by ROSE BRENNAN, A&E Editor
When it rains, it pours. And even when it doesn’t rain, it snows.
This was the sentiment that described the first-ever Fall Fest, hosted by Manhattan College’s Delta Kappa Epsilon fraternity. After being rescheduled due to inclement weather, the festival was held on Saturday, Nov. 10 at 12 p.m. on the campus quadrangle. And as several students engaged in traditional autumn-themed activities, the first snow of the year fell from the sky.
The Fall Festival had several attractions for people who attended the Fall Fest. Brothers were selling traditional autumn treats like candy apples and apple pie, and there were stations for pumpkin painting, cornhole, and “pie a brother in the face.” Each activity came with a suggested donation, all of which went to the American Cancer Society.
Junior Timothy Hebert is the social chair of Delta Kappa Epsilon. He said that part of the idea for Fall Fest came from a desire to publicize the fraternity.
“I had just been given the position and I was looking for new ideas to promote our presence on campus,” Hebert said.
Some of the previous activities on campus hosted by Delta Kappa Epsilon helped lay the groundwork for the Fall Fest.
“We’ve had carnivals in the past and it was kind of taking that as our base and implementing more of a fall feel … just building upon that,” Hebert said.
Though it is Hebert’s job to oversee events such as Fall Fest, he admitted that the idea was not his own. Sophomore Anthony Bradley, a newer member of the fraternity, was the brother with the original idea for Fall Fest. Bradley said his inspiration for the event came from his love of folk music, as well as the autumn season in general.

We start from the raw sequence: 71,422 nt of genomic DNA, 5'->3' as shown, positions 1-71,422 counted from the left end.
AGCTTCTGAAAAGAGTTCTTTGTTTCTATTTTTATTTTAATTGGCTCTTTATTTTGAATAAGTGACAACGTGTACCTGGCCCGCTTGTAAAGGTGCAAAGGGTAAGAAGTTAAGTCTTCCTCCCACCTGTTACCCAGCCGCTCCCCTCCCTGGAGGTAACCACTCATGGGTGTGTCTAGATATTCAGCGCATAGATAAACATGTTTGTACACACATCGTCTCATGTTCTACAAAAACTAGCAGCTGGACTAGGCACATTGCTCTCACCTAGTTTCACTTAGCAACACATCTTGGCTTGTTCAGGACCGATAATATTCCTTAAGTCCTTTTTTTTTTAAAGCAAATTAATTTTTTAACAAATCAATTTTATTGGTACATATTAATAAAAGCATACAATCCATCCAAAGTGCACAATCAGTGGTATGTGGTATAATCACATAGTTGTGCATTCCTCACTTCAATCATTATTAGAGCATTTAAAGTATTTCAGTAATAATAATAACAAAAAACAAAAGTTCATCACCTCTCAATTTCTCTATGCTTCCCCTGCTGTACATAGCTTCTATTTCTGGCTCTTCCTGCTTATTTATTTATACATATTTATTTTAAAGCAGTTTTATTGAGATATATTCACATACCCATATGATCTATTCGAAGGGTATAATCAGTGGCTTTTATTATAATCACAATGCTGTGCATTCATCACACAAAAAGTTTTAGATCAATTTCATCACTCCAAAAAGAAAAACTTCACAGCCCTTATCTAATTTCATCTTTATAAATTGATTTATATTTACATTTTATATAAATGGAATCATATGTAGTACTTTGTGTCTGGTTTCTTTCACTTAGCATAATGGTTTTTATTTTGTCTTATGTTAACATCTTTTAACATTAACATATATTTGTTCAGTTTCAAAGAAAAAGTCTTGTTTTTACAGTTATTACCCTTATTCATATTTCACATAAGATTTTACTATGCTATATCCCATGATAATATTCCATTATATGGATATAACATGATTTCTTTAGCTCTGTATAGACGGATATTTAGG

“I was sitting there listening to my folk music and I’m like, “Huh, a harvest festival would be a good idea,’” he said. “I really like folk music and I love fall, and it came from my love of that.”
In addition to coming up with the idea for the event, Bradley also lent his efforts to the bake sale by contributing 18 homemade apple pies.
“That was about … seven hours [over two] days,” he said. “It’s my mom’s homemade recipe; it won an award back home. And it’s not as good as hers, but I did my best.”
Unlike Bradley, Delta Kappa Epsilon’s president Guillermo Garcia was not familiar with the traditional fall activities celebrated in the northeastern United States.
“I’m not from here, I’m from the Dominican Republic, so apparently here in the Northeast, it’s very nice to have pumpkin painting, pumpkin carving and all that stuff,” Garcia said. “So [Bradley] thought it would be a great idea to just have it here on campus, and I agreed with him and I said, ‘You know what, let’s make some movements, let’s go, let’s do this.’”
Like many of their past events, Delta Kappa Epsilon worked with a charity. For Fall Fest, the recipient of all donations was the American Cancer Society.
“It’s one of the philanthropies that we’re trying to help out and give back. Me personally, I’ve had my aunt, who suffered from breast cancer, so I feel like giving back to it and trying to raise money and raise awareness and also trying to do something about it,” Garcia said.
“Since we have the platform to do it and we’re in a position where we can do something about it, events like this can help out,” Garcia said.
Several members of the fraternity aspire to make Fall Fest an annual event, one which will grow with each passing year.
“We want to make it a bigger bake sale and I think the biggest thing we want to do is … have more live music and … make it on a weekday because right now, people aren’t walking around too much,” Bradley said. “We want to have it so people are walking by and are like, ‘Oh hey, harvest festival!’”
Garcia also hopes to expand the event to the point where multiple clubs and contribute and collaborate with Delta Kappa Epsilon.
“It’s a big quad,” Garcia said. “We can have more clubs joining, more stuff, and make it more of a bigger event.”